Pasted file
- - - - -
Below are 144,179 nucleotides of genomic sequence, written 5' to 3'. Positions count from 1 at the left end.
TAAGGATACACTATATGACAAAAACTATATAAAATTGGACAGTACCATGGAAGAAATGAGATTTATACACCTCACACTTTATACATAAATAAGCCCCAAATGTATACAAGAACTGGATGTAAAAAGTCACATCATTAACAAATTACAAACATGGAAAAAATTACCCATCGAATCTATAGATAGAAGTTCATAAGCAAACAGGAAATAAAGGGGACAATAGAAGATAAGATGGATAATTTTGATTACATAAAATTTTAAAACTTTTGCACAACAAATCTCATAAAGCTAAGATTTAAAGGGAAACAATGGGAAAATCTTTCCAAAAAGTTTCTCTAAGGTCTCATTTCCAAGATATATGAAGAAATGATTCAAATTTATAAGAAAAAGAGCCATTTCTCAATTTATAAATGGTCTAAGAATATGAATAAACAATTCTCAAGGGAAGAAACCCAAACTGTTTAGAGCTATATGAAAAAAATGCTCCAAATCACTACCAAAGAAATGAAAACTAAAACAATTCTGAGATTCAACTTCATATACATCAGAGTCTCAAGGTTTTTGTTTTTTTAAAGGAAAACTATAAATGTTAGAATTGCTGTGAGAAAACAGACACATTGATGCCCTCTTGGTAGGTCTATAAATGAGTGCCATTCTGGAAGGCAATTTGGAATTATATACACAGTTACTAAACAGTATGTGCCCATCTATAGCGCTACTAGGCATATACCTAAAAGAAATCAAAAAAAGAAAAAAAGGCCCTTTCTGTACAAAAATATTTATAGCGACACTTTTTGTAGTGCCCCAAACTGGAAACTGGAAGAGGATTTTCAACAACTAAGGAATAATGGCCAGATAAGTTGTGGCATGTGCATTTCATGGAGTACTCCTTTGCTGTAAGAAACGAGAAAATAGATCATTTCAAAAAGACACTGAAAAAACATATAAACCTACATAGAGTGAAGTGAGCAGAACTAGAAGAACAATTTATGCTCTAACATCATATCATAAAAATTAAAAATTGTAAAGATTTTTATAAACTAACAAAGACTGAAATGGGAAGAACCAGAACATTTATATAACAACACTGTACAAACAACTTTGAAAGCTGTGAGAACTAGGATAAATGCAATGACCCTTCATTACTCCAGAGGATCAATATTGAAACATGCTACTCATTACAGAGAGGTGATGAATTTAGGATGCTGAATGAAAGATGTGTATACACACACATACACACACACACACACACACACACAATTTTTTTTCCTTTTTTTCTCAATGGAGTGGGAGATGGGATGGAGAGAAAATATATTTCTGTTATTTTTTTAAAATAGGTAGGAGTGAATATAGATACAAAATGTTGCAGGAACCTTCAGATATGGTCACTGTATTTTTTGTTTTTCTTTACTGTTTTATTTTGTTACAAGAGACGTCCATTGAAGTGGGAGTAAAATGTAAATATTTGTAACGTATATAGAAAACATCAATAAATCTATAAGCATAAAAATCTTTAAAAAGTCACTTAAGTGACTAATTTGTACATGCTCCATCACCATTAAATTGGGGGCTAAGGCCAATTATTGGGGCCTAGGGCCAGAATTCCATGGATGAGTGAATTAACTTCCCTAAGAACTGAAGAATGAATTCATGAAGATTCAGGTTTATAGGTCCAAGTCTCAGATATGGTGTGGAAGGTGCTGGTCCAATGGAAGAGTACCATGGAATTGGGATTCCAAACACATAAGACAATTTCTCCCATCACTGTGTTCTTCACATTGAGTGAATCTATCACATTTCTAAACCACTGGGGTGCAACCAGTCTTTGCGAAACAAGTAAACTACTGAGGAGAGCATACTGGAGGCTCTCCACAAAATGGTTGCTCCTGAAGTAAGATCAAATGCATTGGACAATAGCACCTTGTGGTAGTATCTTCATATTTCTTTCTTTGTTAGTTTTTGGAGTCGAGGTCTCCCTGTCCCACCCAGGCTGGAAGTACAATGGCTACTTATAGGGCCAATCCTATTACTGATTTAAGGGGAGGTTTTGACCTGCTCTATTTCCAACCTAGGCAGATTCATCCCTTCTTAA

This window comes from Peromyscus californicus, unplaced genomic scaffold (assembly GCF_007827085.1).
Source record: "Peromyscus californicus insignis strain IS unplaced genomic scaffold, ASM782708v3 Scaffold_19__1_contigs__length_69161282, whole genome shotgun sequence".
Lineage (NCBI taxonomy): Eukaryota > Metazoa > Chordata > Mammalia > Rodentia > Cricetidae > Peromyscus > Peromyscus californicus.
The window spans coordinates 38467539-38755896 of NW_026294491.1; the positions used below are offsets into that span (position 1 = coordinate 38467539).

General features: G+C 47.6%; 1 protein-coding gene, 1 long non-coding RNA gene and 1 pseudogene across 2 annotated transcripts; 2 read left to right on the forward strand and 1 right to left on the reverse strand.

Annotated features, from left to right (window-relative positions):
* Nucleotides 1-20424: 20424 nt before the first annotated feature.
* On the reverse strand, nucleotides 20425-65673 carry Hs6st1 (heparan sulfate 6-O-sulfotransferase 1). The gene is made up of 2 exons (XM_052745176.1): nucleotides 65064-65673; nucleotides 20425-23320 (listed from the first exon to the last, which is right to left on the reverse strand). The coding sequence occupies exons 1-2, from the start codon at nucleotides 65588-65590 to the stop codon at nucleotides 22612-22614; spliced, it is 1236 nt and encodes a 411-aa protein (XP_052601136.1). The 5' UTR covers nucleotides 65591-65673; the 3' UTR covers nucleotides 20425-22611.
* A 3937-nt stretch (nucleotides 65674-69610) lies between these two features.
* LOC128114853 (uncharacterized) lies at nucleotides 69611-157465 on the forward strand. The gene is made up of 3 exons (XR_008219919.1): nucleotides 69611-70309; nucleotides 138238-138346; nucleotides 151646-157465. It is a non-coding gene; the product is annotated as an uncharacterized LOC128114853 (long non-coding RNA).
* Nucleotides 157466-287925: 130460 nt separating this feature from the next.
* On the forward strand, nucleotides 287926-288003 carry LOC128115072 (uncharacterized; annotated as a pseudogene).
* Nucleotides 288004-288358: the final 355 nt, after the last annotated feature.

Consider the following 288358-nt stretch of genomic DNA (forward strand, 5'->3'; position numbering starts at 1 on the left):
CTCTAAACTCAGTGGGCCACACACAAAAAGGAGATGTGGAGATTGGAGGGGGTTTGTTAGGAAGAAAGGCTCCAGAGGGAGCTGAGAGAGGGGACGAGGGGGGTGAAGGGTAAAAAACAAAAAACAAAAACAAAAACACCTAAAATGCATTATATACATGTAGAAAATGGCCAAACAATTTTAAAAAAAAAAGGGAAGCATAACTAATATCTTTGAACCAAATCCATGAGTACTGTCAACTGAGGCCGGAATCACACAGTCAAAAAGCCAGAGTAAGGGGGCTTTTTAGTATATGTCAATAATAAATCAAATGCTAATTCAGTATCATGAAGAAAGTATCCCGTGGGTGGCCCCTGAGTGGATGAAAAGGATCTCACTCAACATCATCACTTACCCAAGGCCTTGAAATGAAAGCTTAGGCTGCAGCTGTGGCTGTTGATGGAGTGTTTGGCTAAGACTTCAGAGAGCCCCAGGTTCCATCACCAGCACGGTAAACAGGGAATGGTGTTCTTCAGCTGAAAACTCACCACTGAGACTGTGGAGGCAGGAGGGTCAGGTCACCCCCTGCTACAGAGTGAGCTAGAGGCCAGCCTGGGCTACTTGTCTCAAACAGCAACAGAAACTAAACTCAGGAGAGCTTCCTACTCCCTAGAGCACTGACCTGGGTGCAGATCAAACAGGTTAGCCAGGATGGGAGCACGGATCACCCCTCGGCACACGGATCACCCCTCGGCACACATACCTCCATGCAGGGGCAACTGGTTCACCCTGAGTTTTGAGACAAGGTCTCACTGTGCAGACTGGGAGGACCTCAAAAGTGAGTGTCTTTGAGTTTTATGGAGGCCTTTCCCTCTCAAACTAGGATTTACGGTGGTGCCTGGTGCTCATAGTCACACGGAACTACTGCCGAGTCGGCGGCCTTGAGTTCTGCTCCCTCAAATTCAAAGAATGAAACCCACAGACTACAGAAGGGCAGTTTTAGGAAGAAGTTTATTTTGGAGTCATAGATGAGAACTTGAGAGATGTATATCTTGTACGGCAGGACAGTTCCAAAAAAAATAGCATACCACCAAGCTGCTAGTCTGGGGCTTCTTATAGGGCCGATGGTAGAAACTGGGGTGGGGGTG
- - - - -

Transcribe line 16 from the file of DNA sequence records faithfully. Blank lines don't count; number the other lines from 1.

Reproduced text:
Consider the following 288358-nt stretch of genomic DNA (forward strand, 5'->3'; position numbering starts at 1 on the left):